The Australian Competition and Consumer Commission (ACCC) has proposed a “three-pronged approach” to ensure Australia will no longer be an attractive target for cyber criminals.
In a keynote address to the Law Council of Australia’s 2022 Consumer Rights Forum, Gina Cass-Gottlieb, current chair of the ACCC and former competition lawyer, revealed the new three-step plan that the ACCC will be undertaking to enhance operations designed to disrupt and prevent scams.
“First, we need to stop scammers reaching consumers by disrupting the means by which they contact would-be victims — whether through phone calls, SMS, email, [or] social media.
“Second, we need to better educate consumers so that if a scam contact makes it through to them, they are able to recognise it as a scam.
“Finally, we need measures in place so that if a consumer is convinced to attempt to transfer funds to a scammer, there is a safety net there to prevent this from happening,” Ms Cass-Gottlieb said.
Referring to the release of the ACCC’s annual Targeting Scams report earlier this month, Ms Cass-Gottlieb outlined the impactful results the ACCC, along with other agencies that include ASIC, ACMA and the AFP, have achieved in combating scams over the past year, leading with the ACCC-led approach aimed at “minimising the impact of the FluBot scam”.
“We engaged with banks and the telecommunications sector, we worked with the Australian Cyber Security Centre and their partners, and we shared the scam reports about FluBot with the Australian Federal Police.
“In June 2022, the EU announced international police cooperation including the AFP was successful in taking down the FluBot criminal infrastructure.
Today, Ms Cass-Gottlieb remains focused on advancing the winning momentum in the battle against scams, noting that in 2021, Aussies lost almost $1.8 billion in combined scam losses, according to data from financial organisations, other government agencies, ReportCyber and Scamwatch.
“Once we consider the fact that about a third of scam victims don’t report their losses, the real figure lost to scams in 2021 was well more than $2 billion.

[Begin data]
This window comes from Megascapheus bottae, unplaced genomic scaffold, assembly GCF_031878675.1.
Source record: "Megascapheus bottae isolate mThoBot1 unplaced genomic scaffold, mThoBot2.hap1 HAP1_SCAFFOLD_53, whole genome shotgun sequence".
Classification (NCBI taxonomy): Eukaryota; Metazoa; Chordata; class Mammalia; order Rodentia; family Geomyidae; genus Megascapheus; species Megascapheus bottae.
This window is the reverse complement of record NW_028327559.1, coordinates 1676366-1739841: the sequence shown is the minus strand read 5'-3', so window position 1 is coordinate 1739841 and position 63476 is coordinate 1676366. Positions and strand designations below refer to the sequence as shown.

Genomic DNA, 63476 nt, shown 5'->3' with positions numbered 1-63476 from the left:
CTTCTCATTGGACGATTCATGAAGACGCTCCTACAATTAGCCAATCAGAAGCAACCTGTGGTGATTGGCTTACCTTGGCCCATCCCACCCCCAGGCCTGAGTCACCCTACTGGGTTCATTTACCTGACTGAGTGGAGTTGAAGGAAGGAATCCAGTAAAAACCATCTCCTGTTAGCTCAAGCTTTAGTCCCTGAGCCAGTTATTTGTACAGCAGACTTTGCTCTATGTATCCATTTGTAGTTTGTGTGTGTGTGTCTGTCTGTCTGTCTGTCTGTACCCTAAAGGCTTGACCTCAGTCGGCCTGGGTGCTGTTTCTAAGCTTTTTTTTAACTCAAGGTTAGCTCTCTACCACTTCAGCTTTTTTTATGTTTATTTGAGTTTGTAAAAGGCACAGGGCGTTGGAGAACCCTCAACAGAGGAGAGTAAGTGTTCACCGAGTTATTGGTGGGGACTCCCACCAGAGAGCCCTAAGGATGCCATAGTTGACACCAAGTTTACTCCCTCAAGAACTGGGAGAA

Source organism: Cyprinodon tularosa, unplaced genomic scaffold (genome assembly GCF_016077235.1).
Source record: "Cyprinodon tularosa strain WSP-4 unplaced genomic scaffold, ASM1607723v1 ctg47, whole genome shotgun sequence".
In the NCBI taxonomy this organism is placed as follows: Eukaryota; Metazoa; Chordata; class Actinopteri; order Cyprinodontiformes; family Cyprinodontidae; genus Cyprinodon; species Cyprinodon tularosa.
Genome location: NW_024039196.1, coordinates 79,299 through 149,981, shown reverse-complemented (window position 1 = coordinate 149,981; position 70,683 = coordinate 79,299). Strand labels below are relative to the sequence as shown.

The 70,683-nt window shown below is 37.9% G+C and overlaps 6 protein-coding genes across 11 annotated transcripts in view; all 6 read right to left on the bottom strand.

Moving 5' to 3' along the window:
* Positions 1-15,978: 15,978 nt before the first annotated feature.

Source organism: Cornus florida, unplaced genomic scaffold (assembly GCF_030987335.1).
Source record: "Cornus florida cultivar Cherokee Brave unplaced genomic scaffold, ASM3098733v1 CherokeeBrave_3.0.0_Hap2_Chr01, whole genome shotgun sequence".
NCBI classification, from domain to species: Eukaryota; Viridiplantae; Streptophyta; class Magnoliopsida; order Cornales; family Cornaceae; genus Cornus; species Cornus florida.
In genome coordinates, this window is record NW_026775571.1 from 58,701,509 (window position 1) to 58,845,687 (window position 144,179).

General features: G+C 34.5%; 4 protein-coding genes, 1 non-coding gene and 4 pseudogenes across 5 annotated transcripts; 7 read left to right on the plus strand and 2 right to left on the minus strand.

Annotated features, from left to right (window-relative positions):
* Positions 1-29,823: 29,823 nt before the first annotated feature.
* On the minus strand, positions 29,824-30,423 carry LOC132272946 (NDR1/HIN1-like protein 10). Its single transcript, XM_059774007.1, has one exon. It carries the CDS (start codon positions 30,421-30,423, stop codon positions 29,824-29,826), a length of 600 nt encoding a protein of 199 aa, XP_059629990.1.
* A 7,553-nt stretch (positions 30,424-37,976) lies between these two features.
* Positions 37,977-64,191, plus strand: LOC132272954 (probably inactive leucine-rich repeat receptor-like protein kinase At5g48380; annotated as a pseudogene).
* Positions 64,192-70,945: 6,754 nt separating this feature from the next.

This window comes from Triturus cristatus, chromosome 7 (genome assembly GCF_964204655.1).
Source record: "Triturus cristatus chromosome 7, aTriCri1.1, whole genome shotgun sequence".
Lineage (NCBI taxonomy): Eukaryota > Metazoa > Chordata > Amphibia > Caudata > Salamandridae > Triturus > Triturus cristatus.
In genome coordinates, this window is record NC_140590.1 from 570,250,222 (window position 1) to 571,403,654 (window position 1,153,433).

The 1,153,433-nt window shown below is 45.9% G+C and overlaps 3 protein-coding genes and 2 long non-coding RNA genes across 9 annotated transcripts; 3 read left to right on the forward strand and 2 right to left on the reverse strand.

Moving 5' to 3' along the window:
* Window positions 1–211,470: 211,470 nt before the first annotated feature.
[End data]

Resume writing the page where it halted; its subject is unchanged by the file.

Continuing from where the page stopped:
“These figures are staggering and represent a severe financial impost.
“What can never be calculated, however, is the emotional toll and the life-changing consequences that can result from these scams and their impacts on individuals, families, and businesses,” Ms Cass-Gottlieb added.
Combating scams has been an enormous effort by the government, law enforcement, the private sector and the community, according to the ACCC’s Targeting Scams report, with the most vulnerable members of the community “reporting increasingly high losses”.
The ACCC data has revealed Indigenous Australians, older Australians, people from culturally and linguistically diverse communities, as well as people with disability, have lost “far more than ever before” to scams.
In her call to action to make “Australia the world’s hardest scam target”, Ms Cass-Gottlieb asserted that a collaborative community effort is needed to disrupt and prevent scams from its ongoing prevalence, proposing that “stopping scammers from connecting with potential victims in the first place” is key to the new ACCC plan.
“We need to use technology and intelligence to disrupt the scammers before they can get to consumers.
“We are already seeing some success in the work of the ACMA, telecommunications industry and other agencies through the Reducing Scam Calls Code, which has led to a reduction in phone scam reports to the ACCC of more than 50 per cent in 2022.